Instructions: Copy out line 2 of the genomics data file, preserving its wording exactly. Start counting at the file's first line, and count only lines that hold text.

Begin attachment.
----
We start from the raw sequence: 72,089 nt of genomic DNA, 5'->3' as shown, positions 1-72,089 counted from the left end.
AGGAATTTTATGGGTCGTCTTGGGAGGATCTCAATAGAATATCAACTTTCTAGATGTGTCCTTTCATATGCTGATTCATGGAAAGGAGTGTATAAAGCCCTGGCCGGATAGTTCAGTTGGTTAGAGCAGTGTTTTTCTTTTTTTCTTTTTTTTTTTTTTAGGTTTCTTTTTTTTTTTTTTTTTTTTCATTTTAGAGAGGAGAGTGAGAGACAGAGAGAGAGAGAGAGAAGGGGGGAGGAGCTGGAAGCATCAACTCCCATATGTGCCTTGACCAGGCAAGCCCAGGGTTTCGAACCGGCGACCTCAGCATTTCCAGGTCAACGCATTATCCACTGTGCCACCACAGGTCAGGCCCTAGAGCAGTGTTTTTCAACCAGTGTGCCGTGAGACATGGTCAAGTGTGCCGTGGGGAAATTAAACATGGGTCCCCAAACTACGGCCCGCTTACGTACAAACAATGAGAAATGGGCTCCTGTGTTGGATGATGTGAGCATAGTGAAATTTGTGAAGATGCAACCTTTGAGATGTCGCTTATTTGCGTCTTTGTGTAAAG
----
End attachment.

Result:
AGGAATTTTATGGGTCGTCTTGGGAGGATCTCAATAGAATATCAACTTTCTAGATGTGTCCTTTCATATGCTGATTCATGGAAAGGAGTGTATAAAGCCCTGGCCGGATAGTTCAGTTGGTTAGAGCAGTGTTTTTCTTTTTTTCTTTTTTTTTTTTTTAGGTTTCTTTTTTTTTTTTTTTTTTTTCATTTTAGAGAGGAGAGTGAGAGACAGAGAGAGAGAGAGAGAAGGGGGGAGGAGCTGGAAGCATCAACTCCCATATGTGCCTTGACCAGGCAAGCCCAGGGTTTCGAACCGGCGACCTCAGCATTTCCAGGTCAACGCATTATCCACTGTGCCACCACAGGTCAGGCCCTAGAGCAGTGTTTTTCAACCAGTGTGCCGTGAGACATGGTCAAGTGTGCCGTGGGGAAATTAAACATGGGTCCCCAAACTACGGCCCGCTTACGTACAAACAATGAGAAATGGGCTCCTGTGTTGGATGATGTGAGCATAGTGAAATTTGTGAAGATGCAACCTTTGAGATGTCGCTTATTTGCGTCTTTGTGTAAAG